Since 1st January 2014 we sell our honey as ‘Hoogelandster Honey’. For the honey extractor we have a special room used only for honey extraction. Our honey is sold in jars of 500 g and 250 g. We deliver to shops, resellers and companies wanting to give a unique product from Groningen to their business associates. You can order here.
The bee colonies of breeding station Ameland are put up at locations where the bees can collect lots of pollen and nectar. With our bees we travel to locations where they can collect an abundance of forage. The bees use the pollen and nectar as forage for new generations. We harvest the surplus honey from the colonies to produce our Hoogelandster Honey.
A year of honey
The bee season starts with visiting the early spring bloomers like crocus and willow. Soon after that we travel to the fruit orchards with the colonies, and there the bees find not only cherry and apple blossoms but also the first dandelions. From these flowers the bees collect their first larger amounts of pollen that form the basis for a healthy and vital bee colony. Shortly after the fruit trees the bees visit the rape fields, usually from mid-April to mid-May. The bee colonies at the rape fields grow spectacularly and collect honey in abundance. All these spring flowers are wilted by the end of May and slowly the summer flowers begin to bloom. For the first summer crop the colonies visit the acacias. These are trees with large white clusters of blossoms. After the acacias the colonies are put up in small groups near villages in the province of Groningen. The bees always find flowers in the gardens of the villages and often there are large old lime trees. Most of the time lime blossom honey is the last honey that is collected in our region each year.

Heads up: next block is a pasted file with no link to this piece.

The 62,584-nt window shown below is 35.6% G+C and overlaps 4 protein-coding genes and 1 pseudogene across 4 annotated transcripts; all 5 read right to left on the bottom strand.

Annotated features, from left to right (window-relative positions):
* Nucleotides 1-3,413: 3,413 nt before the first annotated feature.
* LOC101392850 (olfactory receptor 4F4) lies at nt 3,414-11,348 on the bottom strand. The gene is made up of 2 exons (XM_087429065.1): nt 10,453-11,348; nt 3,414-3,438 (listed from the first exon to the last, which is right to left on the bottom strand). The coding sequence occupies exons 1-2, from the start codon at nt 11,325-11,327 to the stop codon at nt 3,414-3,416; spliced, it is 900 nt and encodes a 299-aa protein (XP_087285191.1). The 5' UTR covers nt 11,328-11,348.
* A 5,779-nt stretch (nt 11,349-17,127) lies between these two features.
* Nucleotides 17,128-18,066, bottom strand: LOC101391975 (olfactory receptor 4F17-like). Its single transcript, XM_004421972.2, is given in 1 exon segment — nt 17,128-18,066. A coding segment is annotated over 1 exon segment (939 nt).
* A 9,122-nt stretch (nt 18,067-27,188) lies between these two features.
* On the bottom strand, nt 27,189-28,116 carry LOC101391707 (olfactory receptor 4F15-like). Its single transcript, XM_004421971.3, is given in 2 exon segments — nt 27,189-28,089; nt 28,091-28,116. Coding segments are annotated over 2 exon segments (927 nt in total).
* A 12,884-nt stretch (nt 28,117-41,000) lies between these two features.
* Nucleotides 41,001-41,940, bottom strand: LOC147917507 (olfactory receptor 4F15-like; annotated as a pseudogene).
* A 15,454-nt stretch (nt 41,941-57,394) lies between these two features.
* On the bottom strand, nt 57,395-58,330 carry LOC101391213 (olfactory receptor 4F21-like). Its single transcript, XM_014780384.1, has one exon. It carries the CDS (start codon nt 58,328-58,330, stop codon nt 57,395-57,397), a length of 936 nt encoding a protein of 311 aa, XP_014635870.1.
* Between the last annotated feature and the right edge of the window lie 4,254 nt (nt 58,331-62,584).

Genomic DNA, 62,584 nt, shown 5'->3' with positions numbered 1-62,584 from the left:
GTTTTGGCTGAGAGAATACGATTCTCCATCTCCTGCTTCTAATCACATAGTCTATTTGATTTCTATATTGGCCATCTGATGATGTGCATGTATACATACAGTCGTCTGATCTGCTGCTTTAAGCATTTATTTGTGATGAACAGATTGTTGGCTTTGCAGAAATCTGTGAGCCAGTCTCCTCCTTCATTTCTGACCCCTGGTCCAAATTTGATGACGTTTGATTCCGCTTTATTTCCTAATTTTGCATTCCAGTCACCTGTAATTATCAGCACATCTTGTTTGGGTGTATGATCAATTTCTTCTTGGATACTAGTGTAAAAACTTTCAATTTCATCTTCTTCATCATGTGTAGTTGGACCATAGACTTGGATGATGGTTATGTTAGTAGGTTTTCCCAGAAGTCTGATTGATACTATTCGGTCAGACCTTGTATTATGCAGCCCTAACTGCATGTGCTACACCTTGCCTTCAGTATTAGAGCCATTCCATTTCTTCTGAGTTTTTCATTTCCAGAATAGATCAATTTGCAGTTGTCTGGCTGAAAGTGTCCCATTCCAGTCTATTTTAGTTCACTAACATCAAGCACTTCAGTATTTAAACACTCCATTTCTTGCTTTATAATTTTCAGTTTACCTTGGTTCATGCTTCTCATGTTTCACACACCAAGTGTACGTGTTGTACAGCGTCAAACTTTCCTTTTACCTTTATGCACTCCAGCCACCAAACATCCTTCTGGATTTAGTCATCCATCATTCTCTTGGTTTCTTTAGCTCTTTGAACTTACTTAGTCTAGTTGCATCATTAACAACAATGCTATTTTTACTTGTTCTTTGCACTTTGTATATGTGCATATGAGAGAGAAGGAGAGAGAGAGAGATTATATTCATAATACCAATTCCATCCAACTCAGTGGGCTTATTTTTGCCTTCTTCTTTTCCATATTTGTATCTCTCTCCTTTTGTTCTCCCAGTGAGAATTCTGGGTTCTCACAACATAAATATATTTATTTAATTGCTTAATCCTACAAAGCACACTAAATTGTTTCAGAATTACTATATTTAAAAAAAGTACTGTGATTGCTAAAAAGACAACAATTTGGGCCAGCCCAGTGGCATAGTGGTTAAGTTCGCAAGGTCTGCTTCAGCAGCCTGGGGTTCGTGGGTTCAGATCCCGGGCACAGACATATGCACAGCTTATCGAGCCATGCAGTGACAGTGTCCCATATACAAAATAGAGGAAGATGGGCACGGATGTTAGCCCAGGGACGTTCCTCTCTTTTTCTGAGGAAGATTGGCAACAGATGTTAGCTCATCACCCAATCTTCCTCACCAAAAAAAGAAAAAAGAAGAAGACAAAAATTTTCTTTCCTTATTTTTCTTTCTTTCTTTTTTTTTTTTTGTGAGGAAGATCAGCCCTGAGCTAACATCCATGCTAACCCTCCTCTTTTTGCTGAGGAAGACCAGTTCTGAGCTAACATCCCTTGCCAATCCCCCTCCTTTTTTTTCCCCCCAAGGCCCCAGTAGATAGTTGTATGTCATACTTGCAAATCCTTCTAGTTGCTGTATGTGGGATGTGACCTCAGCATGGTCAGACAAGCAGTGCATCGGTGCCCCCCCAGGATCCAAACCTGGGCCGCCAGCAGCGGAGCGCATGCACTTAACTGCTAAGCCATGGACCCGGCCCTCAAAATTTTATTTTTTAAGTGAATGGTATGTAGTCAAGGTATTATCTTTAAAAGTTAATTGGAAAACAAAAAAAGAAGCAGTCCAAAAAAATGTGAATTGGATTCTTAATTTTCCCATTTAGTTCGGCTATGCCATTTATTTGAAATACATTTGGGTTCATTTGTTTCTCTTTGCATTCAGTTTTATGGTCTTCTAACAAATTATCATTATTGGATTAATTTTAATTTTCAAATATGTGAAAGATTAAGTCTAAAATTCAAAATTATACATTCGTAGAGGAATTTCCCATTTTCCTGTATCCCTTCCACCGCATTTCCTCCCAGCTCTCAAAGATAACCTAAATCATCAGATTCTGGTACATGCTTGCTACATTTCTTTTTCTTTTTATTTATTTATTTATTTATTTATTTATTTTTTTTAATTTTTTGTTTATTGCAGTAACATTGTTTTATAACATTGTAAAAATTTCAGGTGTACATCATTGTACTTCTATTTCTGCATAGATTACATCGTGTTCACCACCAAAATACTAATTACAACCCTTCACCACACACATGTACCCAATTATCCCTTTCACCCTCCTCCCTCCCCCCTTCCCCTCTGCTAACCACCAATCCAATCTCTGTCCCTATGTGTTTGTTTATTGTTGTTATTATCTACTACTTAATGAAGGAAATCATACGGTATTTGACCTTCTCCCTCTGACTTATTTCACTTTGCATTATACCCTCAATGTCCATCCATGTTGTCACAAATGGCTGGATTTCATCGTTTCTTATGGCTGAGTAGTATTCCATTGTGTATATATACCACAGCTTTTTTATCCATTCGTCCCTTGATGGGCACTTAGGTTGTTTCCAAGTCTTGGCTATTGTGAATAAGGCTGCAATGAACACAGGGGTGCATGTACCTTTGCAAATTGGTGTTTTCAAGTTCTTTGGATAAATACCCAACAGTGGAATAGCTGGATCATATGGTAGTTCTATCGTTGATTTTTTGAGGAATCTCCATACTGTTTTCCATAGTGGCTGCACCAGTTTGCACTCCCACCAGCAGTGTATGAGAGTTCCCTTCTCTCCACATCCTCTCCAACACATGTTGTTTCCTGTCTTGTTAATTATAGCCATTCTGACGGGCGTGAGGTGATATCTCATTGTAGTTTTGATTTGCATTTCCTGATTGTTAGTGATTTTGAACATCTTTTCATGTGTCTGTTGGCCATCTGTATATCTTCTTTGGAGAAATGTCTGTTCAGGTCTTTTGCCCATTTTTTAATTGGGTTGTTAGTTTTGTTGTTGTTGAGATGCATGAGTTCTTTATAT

Processing the honey
The honey is stored by the bees in the combs of the beehive. The combs are removed by the employees of the breeding station Ameland and moved to the honey extractor room. This room is designed for optimally processing honey. First the moisture content of a honey lot has to be determined. Only if this moisture content is low enough the honey is processed. Processing starts with uncapping the combs. After that the combs are placed in the honey extractor which extracts the honey by centrifugal force. From the extractor the honey flows into a storage barrel where the honey is inoculated. Inoculation, adding small amounts of perfectly crystallized honey, speeds up the crystallization process. Fast crystallization allows the production of many small crystals in the honey because there is no time to form big grains. Therefore the honey stays creamy and easy to process.
During the whole process the honey is not heated to maximize preserving all of its qualities.
After the honey has crystallized but is still liquid it is filled into our jars from the storage barrel.